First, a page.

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Friday 25 July 2014

Low-key funeral for 'unlikely' star

Published 14/02/2013|18:11

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Mourners including Bruce Welch (centre) at the funeral of Reg Presley, singer of The Troggs who scored a global hit with Wild Thing
The order of service at the funeral of Troggs frontman Reg Presley, who died aged 71
The Hearse arrives at the funeral of Troggs frontman Reg Presley at Basingstoke Crematorium, Hampshire

More than 200 family and friends have attended the low-key funeral of the "unlikely rock star" Reg Presley - the frontman of British 60s band The Troggs.

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The former bricklayer turned singer died in his home town of Andover, Hampshire, on February 4 surrounded by his family.

Presley, 71, was the singer with the group who scored a global hit with Wild Thing in 1966. He had announced his retirement from music a year ago after being diagnosed with lung cancer.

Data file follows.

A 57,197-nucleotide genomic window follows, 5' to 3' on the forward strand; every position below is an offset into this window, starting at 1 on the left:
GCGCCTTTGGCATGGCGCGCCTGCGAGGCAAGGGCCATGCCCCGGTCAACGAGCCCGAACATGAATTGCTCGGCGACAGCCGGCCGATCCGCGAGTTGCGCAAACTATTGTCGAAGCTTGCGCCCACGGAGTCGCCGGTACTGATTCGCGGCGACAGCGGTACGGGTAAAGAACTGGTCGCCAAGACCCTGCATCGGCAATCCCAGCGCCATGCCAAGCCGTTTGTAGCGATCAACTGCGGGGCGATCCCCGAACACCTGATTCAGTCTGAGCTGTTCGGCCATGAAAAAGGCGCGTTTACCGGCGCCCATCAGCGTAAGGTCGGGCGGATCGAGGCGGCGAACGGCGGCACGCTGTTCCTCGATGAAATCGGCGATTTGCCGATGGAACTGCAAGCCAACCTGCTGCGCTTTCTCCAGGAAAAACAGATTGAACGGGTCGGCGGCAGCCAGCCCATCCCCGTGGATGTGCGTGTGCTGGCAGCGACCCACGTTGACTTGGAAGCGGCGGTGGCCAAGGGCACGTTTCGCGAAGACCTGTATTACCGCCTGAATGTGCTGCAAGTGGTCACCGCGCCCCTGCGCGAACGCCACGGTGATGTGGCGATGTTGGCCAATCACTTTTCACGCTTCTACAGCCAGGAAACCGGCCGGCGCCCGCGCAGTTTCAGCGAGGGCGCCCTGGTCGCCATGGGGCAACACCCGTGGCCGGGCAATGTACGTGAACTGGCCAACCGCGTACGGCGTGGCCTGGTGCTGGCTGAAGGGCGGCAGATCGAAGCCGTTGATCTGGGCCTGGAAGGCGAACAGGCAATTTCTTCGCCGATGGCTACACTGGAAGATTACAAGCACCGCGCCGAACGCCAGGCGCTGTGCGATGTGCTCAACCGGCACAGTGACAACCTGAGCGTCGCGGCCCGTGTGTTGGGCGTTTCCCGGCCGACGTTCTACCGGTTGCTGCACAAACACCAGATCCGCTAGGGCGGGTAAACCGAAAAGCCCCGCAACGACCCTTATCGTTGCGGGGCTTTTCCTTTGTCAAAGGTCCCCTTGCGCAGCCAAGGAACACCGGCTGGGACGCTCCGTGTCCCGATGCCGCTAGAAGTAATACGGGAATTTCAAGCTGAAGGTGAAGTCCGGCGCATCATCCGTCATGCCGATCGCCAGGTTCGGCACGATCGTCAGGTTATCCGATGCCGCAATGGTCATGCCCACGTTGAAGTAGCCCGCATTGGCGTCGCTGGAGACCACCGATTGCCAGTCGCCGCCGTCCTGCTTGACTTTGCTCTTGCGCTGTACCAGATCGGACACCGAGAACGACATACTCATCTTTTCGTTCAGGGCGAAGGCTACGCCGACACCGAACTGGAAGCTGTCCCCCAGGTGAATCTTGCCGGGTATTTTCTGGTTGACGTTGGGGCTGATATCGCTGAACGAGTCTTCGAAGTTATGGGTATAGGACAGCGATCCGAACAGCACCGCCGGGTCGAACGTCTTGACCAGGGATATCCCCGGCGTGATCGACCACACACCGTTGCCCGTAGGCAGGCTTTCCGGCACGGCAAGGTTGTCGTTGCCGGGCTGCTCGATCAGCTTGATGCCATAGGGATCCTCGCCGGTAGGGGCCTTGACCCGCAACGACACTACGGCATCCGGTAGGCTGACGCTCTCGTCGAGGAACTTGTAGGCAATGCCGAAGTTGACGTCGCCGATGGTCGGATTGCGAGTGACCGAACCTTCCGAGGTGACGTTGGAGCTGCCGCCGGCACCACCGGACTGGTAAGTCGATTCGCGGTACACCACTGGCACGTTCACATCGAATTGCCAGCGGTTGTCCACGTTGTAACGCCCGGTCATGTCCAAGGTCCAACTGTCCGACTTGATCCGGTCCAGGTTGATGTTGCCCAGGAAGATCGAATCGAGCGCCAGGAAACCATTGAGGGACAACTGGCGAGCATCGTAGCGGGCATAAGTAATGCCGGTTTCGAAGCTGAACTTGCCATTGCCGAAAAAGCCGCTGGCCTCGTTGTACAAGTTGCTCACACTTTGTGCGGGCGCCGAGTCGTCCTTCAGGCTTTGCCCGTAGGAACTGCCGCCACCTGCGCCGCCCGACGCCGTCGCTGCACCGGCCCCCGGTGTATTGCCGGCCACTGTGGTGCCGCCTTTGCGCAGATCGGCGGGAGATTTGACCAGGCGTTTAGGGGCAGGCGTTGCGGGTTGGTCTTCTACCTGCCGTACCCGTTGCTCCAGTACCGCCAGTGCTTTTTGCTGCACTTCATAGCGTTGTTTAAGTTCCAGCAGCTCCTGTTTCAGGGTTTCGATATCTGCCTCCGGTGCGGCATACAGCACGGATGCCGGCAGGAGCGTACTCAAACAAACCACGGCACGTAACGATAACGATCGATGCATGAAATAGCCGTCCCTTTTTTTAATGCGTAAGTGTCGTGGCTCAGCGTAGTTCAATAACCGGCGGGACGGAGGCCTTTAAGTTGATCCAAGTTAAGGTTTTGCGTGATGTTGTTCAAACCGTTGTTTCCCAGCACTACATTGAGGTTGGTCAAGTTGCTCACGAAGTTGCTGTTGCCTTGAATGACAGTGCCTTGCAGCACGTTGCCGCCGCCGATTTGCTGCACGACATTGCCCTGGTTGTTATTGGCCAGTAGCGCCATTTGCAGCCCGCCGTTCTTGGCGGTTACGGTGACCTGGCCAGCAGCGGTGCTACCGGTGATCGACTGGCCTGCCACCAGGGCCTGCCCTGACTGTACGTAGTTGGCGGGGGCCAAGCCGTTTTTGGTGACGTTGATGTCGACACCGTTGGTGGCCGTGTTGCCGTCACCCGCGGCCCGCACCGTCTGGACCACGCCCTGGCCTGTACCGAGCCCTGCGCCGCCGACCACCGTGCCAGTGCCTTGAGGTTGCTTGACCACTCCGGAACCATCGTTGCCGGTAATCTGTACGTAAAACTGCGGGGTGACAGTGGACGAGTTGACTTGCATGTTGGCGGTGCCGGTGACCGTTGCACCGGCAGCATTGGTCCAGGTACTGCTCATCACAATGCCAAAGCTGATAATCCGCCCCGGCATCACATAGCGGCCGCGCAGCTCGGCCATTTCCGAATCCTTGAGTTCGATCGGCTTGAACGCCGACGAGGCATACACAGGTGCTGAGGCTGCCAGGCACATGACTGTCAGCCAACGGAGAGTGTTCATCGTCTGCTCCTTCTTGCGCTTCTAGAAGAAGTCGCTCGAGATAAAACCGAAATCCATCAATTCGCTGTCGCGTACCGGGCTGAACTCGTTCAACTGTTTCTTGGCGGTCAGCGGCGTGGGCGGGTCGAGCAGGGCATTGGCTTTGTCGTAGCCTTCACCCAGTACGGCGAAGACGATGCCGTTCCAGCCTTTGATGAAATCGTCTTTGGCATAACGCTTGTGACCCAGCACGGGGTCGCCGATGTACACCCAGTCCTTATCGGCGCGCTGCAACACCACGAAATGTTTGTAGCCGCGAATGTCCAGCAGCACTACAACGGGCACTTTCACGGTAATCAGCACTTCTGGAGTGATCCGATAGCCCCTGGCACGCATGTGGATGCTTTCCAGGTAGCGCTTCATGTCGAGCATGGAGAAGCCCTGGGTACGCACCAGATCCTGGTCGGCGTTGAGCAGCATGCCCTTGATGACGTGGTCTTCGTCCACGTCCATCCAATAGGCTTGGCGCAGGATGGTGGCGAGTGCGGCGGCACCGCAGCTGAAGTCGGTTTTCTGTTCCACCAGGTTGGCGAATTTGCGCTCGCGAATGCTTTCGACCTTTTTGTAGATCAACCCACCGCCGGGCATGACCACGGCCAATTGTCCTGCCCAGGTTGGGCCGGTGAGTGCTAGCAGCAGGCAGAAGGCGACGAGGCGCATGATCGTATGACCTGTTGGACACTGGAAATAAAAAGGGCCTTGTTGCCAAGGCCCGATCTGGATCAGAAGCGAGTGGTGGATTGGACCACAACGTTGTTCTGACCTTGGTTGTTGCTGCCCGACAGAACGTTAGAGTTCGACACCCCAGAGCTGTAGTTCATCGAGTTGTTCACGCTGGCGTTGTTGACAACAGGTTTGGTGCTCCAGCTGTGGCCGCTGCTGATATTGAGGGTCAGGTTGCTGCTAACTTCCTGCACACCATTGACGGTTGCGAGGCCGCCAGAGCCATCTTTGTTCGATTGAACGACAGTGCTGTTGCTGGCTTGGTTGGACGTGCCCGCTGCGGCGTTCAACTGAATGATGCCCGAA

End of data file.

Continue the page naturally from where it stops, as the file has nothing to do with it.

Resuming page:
Among those attending the service at Basingstoke Crematorium were Slade vocalist Noddy Holder, Bruce Welch from The Shadows and Chip Taylor who wrote Wild Thing.

The service opened with Fields Of Gold by Sting with The Troggs' other great hit Love Is All Around also being played. The song was covered in the 90s to huge success by Wet Wet Wet after it featured in the British film Four Weddings And A Funeral.

The service was led by civil celebrant Lesley Nash who described Presley's life from his early career as a bricklayer, through his decades as an international rock star to his peaceful home life with his wife of more than 50 years, Brenda, their two children, Karen and Jason, and five grandchildren.

Mrs Nash said: "He was a brilliant and very supportive and loving dad to Jason and Karen who taught them you can do anything you put your mind to."

She described how Presley, real name Reginald Ball, was asked by his friends to join a band. She said: "He replied 'But I can't play an instrument'. 'You can play bass, you will learn' and that's exactly what Reg did."

During the service, Presley's grandson Guy read a poem called Empty Chair and Wild Thing was played at the end of the service.

Presley's family asked for donations to be made to The Stroke Association and The Countess of Brecknock Hospice Trust.

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